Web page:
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    Ask parents to bring in empty food boxes once a month for even more fun in the home center. Cereal boxes and egg cartons are always a favorite.

    Also, younger kids and kids with developmental delays have a lot of fun making collages by using contact paper with the sticky side up and just laying items on it. If you use clear, you can put the whole thing on a piece of construction paper and display it.

    When I taught toddlers/twos I loved using different items to paint with to add interest. Some of the items I used were: big kitchen spoons, whisks, baster, sliced fruit/vegetables, bath sponges, etc..
     
  33. anna9868

    anna9868 Habitué

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    cereal boxes I would guess are for buiding, what about egg cartons? We have a whole draw full of them in the office, I've been wondering how to put them in use.
    At home I would give my 2 year old beans and an egg carton, only it takes her 10 seconds to fill it up with beans and then she starts throwing all over the kitchen. Maybe I should find something bigger to put in those holes.
     
  34. Tasha

    Tasha Phenom

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    I meant as props for the home center primarily. However, plastic tweezers can turn an egg carton into an awesome fine motor activity. You can put cotton balls or small puff balls from the craft store to move around with the tweezers. If you use the colored balls you can put a dot of paint at the bottom of each cup, let it dry and have them match the puff ball to the paint color.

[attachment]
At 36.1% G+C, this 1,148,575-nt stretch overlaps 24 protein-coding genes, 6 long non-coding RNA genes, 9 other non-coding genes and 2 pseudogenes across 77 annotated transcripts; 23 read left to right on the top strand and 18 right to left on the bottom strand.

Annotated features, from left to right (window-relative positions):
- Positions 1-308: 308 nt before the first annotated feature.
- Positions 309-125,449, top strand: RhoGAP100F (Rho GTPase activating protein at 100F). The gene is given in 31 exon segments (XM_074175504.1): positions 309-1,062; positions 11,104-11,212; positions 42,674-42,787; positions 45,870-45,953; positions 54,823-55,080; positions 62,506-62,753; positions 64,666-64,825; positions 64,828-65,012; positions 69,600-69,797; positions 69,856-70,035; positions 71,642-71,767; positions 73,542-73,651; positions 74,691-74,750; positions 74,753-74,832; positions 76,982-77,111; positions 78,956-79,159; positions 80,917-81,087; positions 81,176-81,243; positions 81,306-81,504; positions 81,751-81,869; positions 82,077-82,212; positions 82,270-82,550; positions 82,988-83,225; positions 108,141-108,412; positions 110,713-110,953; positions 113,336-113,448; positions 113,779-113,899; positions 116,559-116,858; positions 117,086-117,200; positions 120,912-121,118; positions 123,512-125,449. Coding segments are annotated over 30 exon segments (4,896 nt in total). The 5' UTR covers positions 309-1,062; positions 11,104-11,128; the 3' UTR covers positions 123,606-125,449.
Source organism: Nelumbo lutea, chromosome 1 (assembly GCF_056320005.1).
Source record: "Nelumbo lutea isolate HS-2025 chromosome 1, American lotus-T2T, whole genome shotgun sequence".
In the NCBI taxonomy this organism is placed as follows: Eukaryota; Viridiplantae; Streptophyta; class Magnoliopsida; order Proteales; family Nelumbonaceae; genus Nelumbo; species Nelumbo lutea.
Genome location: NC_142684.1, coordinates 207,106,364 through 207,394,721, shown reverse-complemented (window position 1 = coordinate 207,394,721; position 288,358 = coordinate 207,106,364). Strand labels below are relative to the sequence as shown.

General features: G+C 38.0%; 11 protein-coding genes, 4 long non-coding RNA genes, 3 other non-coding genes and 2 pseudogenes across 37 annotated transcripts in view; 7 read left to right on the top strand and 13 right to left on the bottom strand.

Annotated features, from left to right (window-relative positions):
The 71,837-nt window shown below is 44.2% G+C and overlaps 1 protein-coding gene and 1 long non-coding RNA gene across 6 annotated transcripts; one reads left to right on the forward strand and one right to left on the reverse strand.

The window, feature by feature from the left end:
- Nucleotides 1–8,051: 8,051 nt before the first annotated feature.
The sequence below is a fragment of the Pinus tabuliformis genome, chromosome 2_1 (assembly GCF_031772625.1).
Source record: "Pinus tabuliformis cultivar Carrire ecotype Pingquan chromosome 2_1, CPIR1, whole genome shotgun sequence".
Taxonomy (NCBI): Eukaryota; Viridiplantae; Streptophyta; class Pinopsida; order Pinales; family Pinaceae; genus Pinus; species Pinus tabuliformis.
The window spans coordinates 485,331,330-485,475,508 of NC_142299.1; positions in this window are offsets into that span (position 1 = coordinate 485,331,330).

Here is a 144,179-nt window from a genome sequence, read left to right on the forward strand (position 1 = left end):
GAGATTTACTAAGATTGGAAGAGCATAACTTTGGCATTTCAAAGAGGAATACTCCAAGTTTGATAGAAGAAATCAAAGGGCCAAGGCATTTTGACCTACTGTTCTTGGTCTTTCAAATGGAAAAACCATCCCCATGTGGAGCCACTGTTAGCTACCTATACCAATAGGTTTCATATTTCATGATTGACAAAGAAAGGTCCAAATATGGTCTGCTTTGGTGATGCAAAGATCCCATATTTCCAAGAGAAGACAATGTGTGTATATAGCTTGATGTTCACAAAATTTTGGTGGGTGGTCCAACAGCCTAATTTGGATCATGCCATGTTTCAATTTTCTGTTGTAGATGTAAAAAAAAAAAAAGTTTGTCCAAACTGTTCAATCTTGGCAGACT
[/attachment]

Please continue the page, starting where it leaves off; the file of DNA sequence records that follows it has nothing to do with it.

35. Blue

    Blue Aficionado

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    Not to be the grinch, but Oregon's Child Care Division does not allow us to use egg cartons, due to Samonella or some other food bourne disease.
     
  36. MimiBee

    MimiBee Companion

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    I can tell you what NOT to use....construction markers that have been broken free from the highway and are lying on the side of the road. Apparently, as the not so nice officer informed me, the taking of these is a felony. I can't look at something lying on the side of the road without wondering how it can be used in the classroom...DARN MY PRESCHOOL TEACHER ORIENTED MIND!
     
  37. sarzacsmom

    sarzacsmom Groupie